India’s Trade Deficit Widens To $13.7 Billion In April
India’s trade deficit widened marginally in April from the year-ago period as export growth gathered pace.
The gap between exports and imports was 3.5 percent higher from the same month last year to $13.72 billion, according to data released by the commerce ministry today. The trade deficit stood at $13.7 billion in March. The deficit for financial year 2018 came in at $157 billion, the widest in five years, mainly driven by a rising oil import bill —a growing concern for the central bank.
The value of India’s exports increased 5.17 percent over last year to $25.9 billion in April. Outbound shipments of petroleum products, organic and inorganic chemicals’ declined. Exports of drugs and pharmaceuticals rose, while shipments of gems and jewellery, which is typically the second major contributor to the bill, dropped.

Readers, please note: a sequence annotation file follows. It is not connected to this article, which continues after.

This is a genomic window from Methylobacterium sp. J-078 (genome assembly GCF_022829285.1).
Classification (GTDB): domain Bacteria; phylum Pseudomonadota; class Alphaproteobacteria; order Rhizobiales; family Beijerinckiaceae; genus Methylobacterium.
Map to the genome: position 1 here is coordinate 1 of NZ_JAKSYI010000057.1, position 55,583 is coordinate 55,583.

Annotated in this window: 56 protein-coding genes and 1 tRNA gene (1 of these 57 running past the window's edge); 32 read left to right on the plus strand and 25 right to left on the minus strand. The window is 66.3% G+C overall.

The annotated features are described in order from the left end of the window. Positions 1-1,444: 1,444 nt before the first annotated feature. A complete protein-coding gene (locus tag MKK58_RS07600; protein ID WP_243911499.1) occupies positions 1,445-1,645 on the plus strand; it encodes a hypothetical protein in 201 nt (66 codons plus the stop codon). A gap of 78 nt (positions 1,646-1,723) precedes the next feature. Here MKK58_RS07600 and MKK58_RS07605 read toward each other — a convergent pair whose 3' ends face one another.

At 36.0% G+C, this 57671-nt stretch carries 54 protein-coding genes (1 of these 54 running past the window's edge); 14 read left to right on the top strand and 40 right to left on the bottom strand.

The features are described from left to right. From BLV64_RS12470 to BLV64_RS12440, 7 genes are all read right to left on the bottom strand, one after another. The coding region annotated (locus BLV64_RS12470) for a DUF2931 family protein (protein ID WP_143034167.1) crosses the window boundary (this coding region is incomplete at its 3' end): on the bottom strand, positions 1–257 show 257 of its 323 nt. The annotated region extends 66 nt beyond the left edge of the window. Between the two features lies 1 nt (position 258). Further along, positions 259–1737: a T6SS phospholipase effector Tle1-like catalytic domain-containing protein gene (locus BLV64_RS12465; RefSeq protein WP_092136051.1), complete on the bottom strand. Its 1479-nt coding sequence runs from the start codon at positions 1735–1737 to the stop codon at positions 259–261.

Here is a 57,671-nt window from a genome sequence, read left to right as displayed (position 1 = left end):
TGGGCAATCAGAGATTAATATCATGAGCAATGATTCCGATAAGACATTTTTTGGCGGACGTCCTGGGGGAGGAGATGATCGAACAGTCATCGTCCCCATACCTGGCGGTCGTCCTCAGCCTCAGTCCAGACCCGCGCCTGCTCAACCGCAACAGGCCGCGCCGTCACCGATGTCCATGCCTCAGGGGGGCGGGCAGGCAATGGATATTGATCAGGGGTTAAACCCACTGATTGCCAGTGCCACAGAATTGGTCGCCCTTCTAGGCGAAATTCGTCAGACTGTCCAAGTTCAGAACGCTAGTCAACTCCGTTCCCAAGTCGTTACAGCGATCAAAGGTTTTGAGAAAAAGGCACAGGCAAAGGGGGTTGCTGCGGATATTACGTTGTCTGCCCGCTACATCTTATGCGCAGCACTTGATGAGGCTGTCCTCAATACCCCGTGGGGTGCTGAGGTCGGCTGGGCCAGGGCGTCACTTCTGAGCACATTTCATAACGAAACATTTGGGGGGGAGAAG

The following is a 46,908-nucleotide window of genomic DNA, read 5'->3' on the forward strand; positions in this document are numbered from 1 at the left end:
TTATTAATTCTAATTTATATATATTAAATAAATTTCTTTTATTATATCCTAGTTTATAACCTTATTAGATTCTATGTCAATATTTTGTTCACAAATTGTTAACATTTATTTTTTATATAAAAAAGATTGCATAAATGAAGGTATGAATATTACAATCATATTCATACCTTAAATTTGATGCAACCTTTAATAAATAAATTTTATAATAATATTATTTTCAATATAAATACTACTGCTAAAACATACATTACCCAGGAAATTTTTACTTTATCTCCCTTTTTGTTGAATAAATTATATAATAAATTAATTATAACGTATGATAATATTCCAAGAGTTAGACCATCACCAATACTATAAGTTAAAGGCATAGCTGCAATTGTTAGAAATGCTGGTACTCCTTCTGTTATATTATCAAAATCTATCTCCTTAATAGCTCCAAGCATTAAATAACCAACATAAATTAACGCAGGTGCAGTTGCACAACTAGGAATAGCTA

- Gems and jewellery exports fell 16.9 percent to $3.3 billion.
- Export of engineering goods increased 17.6 percent over last year to $7.2 billion.
- Export of organic and inorganic chemicals rose 38.5 percent to $1.8 billion.
- Outbound shipments of petroleum products fell 4.5 percent to $2.8 billion.
- Drugs and pharmaceuticals exports climbed 13.5 percent to $1.4 billion.
Imports rose 4.6 percent year-on-year to $39.6 billion, with petroleum and crude oil shipments continuing to inflate the bill. Inbound shipments of machinery, organic and inorganic chemicals rose, while pearls and precious stones imports dropped significantly.
The rally in crude oil prices, triggered by the conflict in the Middle East and re-imposition of U.S. sanctions on Iran has had a bearing on India’s import bill, as it imports over 80 percent of its oil needs. Brent crude price rallied nearly 35.2 percent year-on-year to $78.9 per barrel in April.
- Gold imports declined 33.05 percent year-on-year to $2.6 billion.
- Petroleum and crude imports increased 41.5 percent to $10.4 billion from last year.
- Import of pearls, precious and semi-precious stones dropped 36.4 percent to $2.3 billion.
- Organic and inorganic chemical imports went up 18.4 percent $2 billion.
- Import of coal, coke and briquettes jumped 20.4 percent to $2.2 billion.
- Inbound shipments of machinery, both electrical and non-electrical, rose 9.1 percent to $2.9 billion.